September 12, 2019
An overwhelming majority (83 percent) of UK office employees are unable to concentrate in meetings for over 45 minutes, yet research from Sharp reveals that the average meeting lasts 49 minutes. This finding was supported by 55 percent of those surveyed, who claimed that work meetings are too long. This dissatisfaction appears to be caused by the difficulty in sustaining concentration in long meetings, with only 36 percent of UK employees indicating they are able to concentrate for a full 30 minutes.
Office workers were found to spend an average of 17 hours each month in meetings, yet most employees reported finding them ineffective. 9 out of 10 workers said they were more productive at their desks, and half (53 percent) said that their meetings do not usually result in a clear action or outcome. 55 percent said they would describe most of the meetings they attend as boring.
All workplace meetings follow the same structure regardless of the topic
One explanation for meeting dissatisfaction is a lack of variety or flexibility. Over three quarters (78 percent) of UK workers said that all workplace meetings follow the same structure regardless of the topic, and 57 percent said they cannot accommodate different types of meeting because they do not have access to a variety of spaces. A third of workers (33 percent) said most of their meetings were too formal.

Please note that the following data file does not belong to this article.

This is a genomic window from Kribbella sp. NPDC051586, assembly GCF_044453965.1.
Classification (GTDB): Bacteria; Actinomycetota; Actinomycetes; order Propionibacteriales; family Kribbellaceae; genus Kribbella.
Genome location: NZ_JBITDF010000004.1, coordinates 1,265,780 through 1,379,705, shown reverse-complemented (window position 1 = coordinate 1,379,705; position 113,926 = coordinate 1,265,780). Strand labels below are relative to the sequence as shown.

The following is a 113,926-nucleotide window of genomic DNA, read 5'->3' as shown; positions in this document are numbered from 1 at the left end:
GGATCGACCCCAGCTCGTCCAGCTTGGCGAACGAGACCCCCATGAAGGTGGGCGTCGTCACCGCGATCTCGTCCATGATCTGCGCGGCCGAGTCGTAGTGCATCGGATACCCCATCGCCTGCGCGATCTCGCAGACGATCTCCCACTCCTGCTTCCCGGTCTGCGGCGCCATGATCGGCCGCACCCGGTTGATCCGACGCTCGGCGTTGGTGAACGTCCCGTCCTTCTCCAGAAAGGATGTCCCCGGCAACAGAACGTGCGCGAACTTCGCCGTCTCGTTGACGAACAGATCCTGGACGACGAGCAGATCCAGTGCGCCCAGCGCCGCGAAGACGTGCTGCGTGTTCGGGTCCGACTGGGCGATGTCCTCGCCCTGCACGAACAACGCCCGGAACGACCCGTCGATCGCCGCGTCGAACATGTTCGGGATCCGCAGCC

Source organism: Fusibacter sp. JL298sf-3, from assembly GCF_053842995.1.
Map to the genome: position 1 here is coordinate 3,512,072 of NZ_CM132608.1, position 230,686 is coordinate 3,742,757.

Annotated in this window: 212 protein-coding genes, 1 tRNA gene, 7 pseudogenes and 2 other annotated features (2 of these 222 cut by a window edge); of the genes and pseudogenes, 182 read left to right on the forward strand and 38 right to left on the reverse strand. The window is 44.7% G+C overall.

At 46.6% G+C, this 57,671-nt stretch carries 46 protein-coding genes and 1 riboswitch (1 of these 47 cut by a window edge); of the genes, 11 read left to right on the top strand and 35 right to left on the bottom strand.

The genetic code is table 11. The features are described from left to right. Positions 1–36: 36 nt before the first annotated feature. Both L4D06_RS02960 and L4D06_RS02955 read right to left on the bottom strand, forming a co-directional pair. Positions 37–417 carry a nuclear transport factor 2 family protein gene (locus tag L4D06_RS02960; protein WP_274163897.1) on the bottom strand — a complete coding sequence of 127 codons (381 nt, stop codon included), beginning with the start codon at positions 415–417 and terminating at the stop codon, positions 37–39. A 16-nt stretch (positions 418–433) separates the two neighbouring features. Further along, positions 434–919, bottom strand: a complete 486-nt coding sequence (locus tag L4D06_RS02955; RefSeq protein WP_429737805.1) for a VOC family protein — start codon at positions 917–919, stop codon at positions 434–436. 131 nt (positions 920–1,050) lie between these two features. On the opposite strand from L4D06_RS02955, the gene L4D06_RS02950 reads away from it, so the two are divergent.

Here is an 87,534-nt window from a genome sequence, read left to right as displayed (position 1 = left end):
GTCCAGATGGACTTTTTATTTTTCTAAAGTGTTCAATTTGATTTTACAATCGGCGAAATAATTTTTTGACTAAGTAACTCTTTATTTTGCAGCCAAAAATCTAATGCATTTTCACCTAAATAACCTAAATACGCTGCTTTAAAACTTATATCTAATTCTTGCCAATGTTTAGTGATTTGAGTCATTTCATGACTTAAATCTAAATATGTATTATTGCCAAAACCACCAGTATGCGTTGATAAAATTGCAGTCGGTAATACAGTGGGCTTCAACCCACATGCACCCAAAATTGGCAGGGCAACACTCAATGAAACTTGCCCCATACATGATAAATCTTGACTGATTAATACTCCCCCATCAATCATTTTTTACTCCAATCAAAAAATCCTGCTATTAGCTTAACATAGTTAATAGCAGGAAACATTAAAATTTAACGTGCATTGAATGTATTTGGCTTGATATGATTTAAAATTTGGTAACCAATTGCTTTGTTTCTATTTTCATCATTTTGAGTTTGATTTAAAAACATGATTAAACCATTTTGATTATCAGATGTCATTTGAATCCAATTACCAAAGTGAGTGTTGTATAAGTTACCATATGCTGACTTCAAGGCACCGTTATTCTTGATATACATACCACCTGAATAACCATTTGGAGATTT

With meetings failing to inspire participants, it’s not surprising that workers are turning their attention to things they consider a better use of their time, the report suggests. More than a quarter have used this time to catch up on emails (27 percent) and a fifth (22 percent) have written their ‘to do’ list.
A fifth of Millennial and Gen Z workers (18-34-year olds) admitted to having checked social media during a meeting, compared to just 2 percent of over 55’s. Younger workers were also guiltier of sending messages to a friend or loved one (18 percent) and making online shopping orders (6 percent).